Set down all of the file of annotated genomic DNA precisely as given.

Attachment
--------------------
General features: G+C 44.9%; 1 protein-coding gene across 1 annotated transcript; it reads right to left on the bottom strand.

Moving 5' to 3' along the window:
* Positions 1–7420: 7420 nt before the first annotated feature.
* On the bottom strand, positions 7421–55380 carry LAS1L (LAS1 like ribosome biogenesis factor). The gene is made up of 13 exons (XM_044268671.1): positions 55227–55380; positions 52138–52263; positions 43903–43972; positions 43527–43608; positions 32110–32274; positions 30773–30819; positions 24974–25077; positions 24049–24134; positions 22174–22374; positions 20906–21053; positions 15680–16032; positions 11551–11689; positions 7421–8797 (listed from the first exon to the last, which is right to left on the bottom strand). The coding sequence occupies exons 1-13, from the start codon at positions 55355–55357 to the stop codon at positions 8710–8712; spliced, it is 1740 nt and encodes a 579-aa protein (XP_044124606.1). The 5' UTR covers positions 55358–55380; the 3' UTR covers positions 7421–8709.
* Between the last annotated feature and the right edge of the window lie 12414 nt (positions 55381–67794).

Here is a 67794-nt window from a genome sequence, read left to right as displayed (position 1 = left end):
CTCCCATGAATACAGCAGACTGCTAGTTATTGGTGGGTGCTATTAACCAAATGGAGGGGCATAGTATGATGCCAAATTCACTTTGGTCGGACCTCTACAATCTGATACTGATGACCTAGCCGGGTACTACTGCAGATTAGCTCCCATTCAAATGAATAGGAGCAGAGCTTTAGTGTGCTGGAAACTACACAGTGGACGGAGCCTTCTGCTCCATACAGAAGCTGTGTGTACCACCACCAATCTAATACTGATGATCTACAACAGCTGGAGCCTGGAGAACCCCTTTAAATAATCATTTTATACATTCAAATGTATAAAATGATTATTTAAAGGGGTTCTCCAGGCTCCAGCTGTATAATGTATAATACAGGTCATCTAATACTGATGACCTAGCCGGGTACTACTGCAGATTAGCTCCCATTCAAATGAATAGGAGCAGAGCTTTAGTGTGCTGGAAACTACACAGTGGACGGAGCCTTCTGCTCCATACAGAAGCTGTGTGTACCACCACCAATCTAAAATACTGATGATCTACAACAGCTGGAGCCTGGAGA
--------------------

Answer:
General features: G+C 44.9%; 1 protein-coding gene across 1 annotated transcript; it reads right to left on the bottom strand.

Moving 5' to 3' along the window:
* Positions 1–7420: 7420 nt before the first annotated feature.
* On the bottom strand, positions 7421–55380 carry LAS1L (LAS1 like ribosome biogenesis factor). The gene is made up of 13 exons (XM_044268671.1): positions 55227–55380; positions 52138–52263; positions 43903–43972; positions 43527–43608; positions 32110–32274; positions 30773–30819; positions 24974–25077; positions 24049–24134; positions 22174–22374; positions 20906–21053; positions 15680–16032; positions 11551–11689; positions 7421–8797 (listed from the first exon to the last, which is right to left on the bottom strand). The coding sequence occupies exons 1-13, from the start codon at positions 55355–55357 to the stop codon at positions 8710–8712; spliced, it is 1740 nt and encodes a 579-aa protein (XP_044124606.1). The 5' UTR covers positions 55358–55380; the 3' UTR covers positions 7421–8709.
* Between the last annotated feature and the right edge of the window lie 12414 nt (positions 55381–67794).

Here is a 67794-nt window from a genome sequence, read left to right as displayed (position 1 = left end):
CTCCCATGAATACAGCAGACTGCTAGTTATTGGTGGGTGCTATTAACCAAATGGAGGGGCATAGTATGATGCCAAATTCACTTTGGTCGGACCTCTACAATCTGATACTGATGACCTAGCCGGGTACTACTGCAGATTAGCTCCCATTCAAATGAATAGGAGCAGAGCTTTAGTGTGCTGGAAACTACACAGTGGACGGAGCCTTCTGCTCCATACAGAAGCTGTGTGTACCACCACCAATCTAATACTGATGATCTACAACAGCTGGAGCCTGGAGAACCCCTTTAAATAATCATTTTATACATTCAAATGTATAAAATGATTATTTAAAGGGGTTCTCCAGGCTCCAGCTGTATAATGTATAATACAGGTCATCTAATACTGATGACCTAGCCGGGTACTACTGCAGATTAGCTCCCATTCAAATGAATAGGAGCAGAGCTTTAGTGTGCTGGAAACTACACAGTGGACGGAGCCTTCTGCTCCATACAGAAGCTGTGTGTACCACCACCAATCTAAAATACTGATGATCTACAACAGCTGGAGCCTGGAGA